How To: Recognize when to use a cooking fire as a Boy Scout

Recognize when to use a cooking fire as a Boy Scout

How to Recognize when to use a cooking fire as a Boy Scout

Second Class Boy Scouts work on building their outdoor survival and camping skills. Compass work, nature observation, camp tools, and swimming are areas where new skills are mastered and demonstrated. A second class scout, having completed all the requirements, should be able to lead a hike, care for his own equipment, set up a campsite, and perform basic first aid.

Check out this video to learn how to recognize when to use a cooking fire as a Boy Scout. Second Class Requirement No. 2e is specifically, "Discuss when it is appropriate to use a cooking fire and a lightweight stove. Discuss the safety procedures for using both."

Individual requirement items for Tenderfoot, 2nd Class, and 1st Class ranks may be worked on simultaneously depending on your program offerings but the ranks must be earned in the proper sequence.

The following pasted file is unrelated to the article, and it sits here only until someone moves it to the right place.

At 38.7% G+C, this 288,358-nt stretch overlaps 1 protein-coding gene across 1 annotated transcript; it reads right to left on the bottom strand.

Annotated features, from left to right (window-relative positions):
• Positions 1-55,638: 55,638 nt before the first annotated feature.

Boy Scouting is a year-round program for young men to achieve core objectives of strengthening character, personal fitness and good citizenship. The BSA (Boys Scouts of America) endeavors to develop American citizens who are physically, mentally and emotionally fit; have a high degree of self-reliance as evidenced in such qualities as initiative, courage, and resourcefulness; have personal values based on religious concepts; have the desire and skills to help others; understand the principles of the American social, economic, and governmental systems; are knowledgeable about and take pride in their American heritage and understand our nation's role in the world; have a keen respect for the basic rights of all people; and are prepared to participate in and give leadership to American society.

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